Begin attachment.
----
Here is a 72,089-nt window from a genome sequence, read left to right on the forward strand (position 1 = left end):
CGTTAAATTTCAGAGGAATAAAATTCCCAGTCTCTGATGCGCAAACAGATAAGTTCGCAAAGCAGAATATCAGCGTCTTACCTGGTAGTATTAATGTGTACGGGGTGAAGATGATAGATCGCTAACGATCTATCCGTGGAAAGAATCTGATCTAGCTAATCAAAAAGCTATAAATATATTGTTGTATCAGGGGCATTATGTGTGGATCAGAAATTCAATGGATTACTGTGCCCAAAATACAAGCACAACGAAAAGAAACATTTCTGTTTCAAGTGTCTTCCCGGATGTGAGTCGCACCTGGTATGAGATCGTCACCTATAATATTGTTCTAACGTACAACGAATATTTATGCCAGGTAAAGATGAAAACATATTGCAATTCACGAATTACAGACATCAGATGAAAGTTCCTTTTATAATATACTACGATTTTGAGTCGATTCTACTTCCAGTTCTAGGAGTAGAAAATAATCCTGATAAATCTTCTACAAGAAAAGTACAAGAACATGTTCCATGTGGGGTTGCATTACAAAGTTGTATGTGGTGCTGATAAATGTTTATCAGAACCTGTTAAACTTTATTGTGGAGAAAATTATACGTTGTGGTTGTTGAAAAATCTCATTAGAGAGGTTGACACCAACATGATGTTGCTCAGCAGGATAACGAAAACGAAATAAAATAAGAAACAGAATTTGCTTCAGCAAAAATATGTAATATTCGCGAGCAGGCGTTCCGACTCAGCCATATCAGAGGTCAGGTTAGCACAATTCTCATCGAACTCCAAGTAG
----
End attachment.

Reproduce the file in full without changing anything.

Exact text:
Here is a 72,089-nt window from a genome sequence, read left to right on the forward strand (position 1 = left end):
CGTTAAATTTCAGAGGAATAAAATTCCCAGTCTCTGATGCGCAAACAGATAAGTTCGCAAAGCAGAATATCAGCGTCTTACCTGGTAGTATTAATGTGTACGGGGTGAAGATGATAGATCGCTAACGATCTATCCGTGGAAAGAATCTGATCTAGCTAATCAAAAAGCTATAAATATATTGTTGTATCAGGGGCATTATGTGTGGATCAGAAATTCAATGGATTACTGTGCCCAAAATACAAGCACAACGAAAAGAAACATTTCTGTTTCAAGTGTCTTCCCGGATGTGAGTCGCACCTGGTATGAGATCGTCACCTATAATATTGTTCTAACGTACAACGAATATTTATGCCAGGTAAAGATGAAAACATATTGCAATTCACGAATTACAGACATCAGATGAAAGTTCCTTTTATAATATACTACGATTTTGAGTCGATTCTACTTCCAGTTCTAGGAGTAGAAAATAATCCTGATAAATCTTCTACAAGAAAAGTACAAGAACATGTTCCATGTGGGGTTGCATTACAAAGTTGTATGTGGTGCTGATAAATGTTTATCAGAACCTGTTAAACTTTATTGTGGAGAAAATTATACGTTGTGGTTGTTGAAAAATCTCATTAGAGAGGTTGACACCAACATGATGTTGCTCAGCAGGATAACGAAAACGAAATAAAATAAGAAACAGAATTTGCTTCAGCAAAAATATGTAATATTCGCGAGCAGGCGTTCCGACTCAGCCATATCAGAGGTCAGGTTAGCACAATTCTCATCGAACTCCAAGTAG